At stake is the examination of the country’s World War II-era past, a period during which both Poles and Jews suffered tremendous losses. As the first country invaded by Hitler’s Germany, Poland can lay claim to being the Nazis’ first victims. It was also home to more than three million Jews, the vast majority of whom perished during the Holocaust. Nearly two million non-Jewish Poles were also murdered.
The new law, which amends the existing Act on the Institute of National Remembrance, would severely punish false accusations against the “Polish nation” or “Polish state” of responsibility for the Holocaust. So, for example, anyone who describes Auschwitz as a “Polish death camp” rather than a “Nazi death camp” on Polish soil, could face up to three years in prison.
One problem, of course, is how does one define the Polish nation? There can be no dispute that the Nazis initiated and implemented a campaign of genocide against the Jews. But it is also clear that, while the Nazis murdered both Jews and Poles, some Poles participated in crimes against Jews. In fact, Polish-born historian Jan Grabowski estimates that more than 200,000 Jews were murdered by Poles during the war – Poles who did not by themselves constitute the Polish collective, but who certainly were members of the Polish nation.
The law purports to exempt historians and artists from punishment, but what about journalists, educators and others? Furthermore, how can one know how aggressively prosecutors will use the law to threaten or intimidate voices they might aim to silence? Princeton Professor Jan Gross’ 2001 history of the Polish massacre of Jews in Jedwabne in 1941 met with great resistance from a Polish public reluctant to accept the participation of some Poles in the murder of Jews.
The backdrop to this debate is the recent evidence that the anti-Semitism that has haunted Polish society since before the Holocaust persists until this day. In November, about 60,000 attended a rally in Warsaw that was replete with anti-Semitic chants, such as “Jews out of Poland” and banners such as “White Europe of brotherly nations.” The xenophobia and anti-Semitism on display that day are not new phenomena in Poland, a country that witnessed beatings of Jews in the streets before World War II and anti-Jewish pogroms after the war’s end.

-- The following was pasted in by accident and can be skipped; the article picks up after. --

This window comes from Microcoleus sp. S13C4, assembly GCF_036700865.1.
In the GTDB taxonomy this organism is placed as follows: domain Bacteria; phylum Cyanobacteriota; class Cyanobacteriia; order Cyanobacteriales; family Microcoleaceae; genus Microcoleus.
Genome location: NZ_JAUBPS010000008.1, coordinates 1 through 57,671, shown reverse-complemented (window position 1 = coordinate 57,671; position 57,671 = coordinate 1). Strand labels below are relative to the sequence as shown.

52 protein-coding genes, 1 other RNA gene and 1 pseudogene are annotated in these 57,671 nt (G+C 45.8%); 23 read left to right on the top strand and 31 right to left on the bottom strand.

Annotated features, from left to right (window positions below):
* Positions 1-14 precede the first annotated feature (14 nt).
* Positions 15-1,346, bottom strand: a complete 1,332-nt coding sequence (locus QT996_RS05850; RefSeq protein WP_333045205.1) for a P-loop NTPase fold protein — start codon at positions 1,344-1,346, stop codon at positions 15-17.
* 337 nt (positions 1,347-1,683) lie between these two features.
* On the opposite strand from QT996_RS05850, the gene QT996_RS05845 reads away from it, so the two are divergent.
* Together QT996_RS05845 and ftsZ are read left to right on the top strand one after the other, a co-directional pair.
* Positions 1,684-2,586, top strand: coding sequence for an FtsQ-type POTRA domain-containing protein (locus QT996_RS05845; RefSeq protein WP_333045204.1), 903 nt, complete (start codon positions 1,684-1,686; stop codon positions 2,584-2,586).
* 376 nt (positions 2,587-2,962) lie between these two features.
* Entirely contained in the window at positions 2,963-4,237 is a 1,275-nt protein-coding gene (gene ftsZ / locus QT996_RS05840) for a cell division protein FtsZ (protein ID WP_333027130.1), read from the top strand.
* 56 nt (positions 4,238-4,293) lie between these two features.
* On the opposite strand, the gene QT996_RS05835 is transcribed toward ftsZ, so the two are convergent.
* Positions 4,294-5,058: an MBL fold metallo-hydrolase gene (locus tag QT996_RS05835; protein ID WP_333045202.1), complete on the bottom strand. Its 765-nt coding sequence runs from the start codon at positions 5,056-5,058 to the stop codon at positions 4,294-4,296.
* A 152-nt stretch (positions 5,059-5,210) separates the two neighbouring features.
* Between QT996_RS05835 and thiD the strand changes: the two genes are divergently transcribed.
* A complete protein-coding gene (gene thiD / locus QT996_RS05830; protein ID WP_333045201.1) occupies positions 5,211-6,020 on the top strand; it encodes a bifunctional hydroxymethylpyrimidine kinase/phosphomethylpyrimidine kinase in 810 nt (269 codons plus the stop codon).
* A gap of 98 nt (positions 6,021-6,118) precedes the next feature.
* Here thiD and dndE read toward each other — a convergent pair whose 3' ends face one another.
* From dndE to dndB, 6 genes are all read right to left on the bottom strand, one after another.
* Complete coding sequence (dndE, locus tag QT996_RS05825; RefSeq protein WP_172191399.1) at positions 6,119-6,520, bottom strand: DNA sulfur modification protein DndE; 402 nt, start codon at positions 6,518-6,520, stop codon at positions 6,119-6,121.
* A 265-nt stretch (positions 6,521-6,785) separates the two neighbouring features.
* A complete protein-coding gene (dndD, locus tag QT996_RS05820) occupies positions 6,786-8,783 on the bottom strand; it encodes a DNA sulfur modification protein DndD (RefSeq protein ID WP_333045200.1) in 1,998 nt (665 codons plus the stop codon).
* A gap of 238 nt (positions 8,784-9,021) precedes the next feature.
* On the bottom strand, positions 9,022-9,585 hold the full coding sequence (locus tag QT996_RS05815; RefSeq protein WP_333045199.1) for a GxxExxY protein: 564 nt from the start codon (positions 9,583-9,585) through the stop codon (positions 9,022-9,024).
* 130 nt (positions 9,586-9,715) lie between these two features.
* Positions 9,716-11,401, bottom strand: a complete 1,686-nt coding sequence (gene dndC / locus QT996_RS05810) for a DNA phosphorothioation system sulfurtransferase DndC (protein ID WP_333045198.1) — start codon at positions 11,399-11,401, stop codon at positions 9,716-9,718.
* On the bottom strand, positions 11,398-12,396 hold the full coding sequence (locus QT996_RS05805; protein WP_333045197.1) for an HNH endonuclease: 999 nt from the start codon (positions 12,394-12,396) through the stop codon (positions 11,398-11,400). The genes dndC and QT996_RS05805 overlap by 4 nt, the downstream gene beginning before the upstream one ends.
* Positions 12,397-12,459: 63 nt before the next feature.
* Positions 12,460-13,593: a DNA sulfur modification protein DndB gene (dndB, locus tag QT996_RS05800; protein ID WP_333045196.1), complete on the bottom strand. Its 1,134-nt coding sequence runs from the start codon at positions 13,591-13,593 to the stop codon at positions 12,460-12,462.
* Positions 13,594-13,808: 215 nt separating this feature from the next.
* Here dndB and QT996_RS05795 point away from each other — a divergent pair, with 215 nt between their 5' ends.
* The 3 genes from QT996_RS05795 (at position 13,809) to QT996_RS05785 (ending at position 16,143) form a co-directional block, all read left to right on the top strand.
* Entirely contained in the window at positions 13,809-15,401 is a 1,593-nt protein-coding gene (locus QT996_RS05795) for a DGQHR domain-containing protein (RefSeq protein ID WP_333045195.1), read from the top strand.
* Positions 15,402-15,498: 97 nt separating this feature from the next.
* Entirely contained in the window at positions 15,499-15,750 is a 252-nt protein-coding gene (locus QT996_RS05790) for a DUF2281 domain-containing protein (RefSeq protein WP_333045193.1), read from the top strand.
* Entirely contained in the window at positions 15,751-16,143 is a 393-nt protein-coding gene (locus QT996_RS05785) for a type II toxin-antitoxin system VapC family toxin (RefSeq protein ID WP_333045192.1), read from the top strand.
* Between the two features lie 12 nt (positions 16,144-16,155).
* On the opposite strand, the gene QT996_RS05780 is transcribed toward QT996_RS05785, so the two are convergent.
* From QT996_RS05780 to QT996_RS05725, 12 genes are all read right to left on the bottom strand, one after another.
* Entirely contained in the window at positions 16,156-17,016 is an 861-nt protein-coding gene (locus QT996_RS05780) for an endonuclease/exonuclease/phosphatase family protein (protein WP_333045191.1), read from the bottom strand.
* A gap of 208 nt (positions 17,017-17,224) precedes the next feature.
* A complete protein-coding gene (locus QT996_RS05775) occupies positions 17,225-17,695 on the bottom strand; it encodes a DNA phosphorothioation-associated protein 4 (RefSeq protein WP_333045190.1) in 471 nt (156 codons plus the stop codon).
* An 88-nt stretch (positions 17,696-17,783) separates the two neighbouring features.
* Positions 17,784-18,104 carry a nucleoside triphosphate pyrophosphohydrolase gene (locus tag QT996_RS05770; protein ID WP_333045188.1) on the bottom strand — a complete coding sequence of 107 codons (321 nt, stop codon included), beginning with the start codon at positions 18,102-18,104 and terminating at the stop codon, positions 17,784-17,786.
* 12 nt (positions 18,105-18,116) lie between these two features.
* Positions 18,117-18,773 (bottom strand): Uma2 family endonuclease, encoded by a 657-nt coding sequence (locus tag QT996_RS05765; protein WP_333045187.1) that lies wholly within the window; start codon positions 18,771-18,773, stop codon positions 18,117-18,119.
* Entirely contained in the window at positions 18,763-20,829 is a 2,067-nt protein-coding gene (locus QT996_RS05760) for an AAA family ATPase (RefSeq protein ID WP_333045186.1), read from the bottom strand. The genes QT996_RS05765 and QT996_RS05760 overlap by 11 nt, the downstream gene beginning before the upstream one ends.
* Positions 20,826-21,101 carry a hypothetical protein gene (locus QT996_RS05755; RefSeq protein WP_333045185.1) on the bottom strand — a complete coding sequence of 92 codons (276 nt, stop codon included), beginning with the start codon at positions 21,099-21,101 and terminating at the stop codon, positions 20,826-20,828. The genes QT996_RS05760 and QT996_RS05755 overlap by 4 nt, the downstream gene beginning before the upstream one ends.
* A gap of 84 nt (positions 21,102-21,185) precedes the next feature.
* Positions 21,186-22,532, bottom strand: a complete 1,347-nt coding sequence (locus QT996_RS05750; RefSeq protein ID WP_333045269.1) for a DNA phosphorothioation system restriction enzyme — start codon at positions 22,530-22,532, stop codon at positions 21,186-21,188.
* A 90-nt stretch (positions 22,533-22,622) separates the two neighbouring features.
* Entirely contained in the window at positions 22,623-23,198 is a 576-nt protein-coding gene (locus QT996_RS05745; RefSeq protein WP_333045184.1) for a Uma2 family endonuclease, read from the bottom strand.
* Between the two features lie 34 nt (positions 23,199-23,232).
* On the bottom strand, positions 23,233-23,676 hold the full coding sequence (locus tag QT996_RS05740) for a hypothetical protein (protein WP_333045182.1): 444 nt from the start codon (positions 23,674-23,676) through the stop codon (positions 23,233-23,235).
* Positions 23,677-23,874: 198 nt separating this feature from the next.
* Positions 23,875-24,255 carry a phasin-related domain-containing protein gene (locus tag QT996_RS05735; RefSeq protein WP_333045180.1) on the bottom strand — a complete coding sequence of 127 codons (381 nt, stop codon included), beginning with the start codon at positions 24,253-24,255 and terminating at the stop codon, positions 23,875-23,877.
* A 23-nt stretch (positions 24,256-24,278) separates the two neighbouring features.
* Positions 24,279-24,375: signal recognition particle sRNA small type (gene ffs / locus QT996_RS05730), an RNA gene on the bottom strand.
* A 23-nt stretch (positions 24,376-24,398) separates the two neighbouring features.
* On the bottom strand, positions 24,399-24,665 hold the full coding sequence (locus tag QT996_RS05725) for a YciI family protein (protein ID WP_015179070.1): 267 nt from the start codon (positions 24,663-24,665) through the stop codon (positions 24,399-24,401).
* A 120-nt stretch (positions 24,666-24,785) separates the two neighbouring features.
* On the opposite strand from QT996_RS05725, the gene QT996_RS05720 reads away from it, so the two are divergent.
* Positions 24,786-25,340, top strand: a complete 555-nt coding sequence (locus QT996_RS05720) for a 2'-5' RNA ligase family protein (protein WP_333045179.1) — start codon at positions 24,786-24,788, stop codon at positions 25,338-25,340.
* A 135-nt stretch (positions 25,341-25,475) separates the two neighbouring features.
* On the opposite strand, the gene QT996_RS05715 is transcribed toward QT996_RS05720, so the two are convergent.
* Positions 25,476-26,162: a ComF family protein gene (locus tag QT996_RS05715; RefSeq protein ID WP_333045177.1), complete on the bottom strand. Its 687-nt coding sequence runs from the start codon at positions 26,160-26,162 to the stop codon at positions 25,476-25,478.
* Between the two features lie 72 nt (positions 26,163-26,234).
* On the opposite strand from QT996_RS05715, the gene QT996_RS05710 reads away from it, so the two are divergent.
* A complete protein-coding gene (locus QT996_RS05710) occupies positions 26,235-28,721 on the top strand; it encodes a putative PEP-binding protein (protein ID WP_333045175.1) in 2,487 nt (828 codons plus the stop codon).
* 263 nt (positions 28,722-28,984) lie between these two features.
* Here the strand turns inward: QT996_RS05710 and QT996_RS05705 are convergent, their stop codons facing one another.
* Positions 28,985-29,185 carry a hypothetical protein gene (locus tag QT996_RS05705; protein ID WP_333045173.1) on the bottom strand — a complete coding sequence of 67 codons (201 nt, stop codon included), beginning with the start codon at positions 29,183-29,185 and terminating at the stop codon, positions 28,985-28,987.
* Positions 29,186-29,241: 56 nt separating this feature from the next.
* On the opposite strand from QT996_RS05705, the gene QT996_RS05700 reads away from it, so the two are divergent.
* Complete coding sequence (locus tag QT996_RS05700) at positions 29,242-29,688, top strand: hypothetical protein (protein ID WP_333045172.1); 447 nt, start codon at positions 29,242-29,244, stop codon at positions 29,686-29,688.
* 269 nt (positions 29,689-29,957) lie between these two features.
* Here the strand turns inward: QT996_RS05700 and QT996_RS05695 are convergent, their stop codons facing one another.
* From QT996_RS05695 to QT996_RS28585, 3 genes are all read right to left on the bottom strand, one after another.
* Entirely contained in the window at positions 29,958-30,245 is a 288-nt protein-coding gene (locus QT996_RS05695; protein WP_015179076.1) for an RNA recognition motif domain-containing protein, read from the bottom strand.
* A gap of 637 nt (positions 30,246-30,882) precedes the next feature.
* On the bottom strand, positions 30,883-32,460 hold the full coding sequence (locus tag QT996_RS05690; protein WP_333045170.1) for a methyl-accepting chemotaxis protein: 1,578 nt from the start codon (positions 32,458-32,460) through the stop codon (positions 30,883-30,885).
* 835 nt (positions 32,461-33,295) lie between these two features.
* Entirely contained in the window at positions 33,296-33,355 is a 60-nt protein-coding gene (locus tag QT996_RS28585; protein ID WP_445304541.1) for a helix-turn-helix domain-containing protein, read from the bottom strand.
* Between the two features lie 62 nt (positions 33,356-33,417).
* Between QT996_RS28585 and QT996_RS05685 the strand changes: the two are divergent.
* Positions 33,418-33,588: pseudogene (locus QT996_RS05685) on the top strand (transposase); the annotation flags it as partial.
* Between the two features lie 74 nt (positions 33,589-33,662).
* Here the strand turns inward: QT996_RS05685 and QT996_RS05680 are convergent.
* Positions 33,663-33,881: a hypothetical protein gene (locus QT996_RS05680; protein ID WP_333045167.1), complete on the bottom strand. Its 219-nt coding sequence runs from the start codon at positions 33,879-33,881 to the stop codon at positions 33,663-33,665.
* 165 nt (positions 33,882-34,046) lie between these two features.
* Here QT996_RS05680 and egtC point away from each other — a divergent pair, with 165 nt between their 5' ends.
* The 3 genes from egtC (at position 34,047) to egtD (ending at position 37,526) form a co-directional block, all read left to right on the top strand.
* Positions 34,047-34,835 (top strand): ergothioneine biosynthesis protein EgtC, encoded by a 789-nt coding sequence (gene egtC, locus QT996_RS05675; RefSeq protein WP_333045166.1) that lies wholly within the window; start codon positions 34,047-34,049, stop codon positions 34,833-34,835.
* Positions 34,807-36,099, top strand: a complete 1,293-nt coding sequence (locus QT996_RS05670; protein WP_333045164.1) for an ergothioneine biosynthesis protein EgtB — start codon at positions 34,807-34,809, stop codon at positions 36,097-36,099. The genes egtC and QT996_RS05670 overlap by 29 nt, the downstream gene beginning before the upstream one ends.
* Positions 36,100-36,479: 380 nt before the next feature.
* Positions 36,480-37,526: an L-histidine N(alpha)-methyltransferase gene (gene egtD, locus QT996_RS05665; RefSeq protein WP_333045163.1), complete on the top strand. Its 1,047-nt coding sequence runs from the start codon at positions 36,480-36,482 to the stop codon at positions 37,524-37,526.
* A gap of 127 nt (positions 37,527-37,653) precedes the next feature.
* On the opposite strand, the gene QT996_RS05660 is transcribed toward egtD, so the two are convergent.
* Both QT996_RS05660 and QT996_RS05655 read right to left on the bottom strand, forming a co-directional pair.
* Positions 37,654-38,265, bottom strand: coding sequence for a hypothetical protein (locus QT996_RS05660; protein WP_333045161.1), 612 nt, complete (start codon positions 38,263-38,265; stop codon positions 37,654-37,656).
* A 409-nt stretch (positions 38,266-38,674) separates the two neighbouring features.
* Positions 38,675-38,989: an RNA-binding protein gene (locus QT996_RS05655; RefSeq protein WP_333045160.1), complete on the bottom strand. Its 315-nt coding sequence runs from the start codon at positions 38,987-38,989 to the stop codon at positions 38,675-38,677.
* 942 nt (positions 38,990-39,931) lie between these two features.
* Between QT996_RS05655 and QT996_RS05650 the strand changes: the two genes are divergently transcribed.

The ruling Law and Justice party has provided at least tacit support for the neo-fascists of today, who carry the torch of these ancient hatreds. The passage of this law is such a form of encouragement – a sop to the party’s nationalist base. Whether it was the government’s intent, the law fosters the impression of a desire to cast Poles as blameless victims, which is a popular narrative in Poland.
What is missing both from the law itself and from the government’s unapologetic defense of the new measure is what is most needed – an honest and open discussion of Poland’s wartime history. A comprehensive, nuanced discourse on the most complex aspects of Poland’s past by the current president or prime minister could go a long way toward easing strains and straightening the historical record.
It is true that Poles were victims of the Nazis. And it is true that some Poles saved Jews or otherwise resisted the Nazis. But it is also true that some Poles shared responsibility for certain Nazi crimes, or committed crimes against Jews in their own right. Let the education and inquiry about the full history of this period proceed. This ill-conceived and inflammatory law is not a path forward to reconciliation.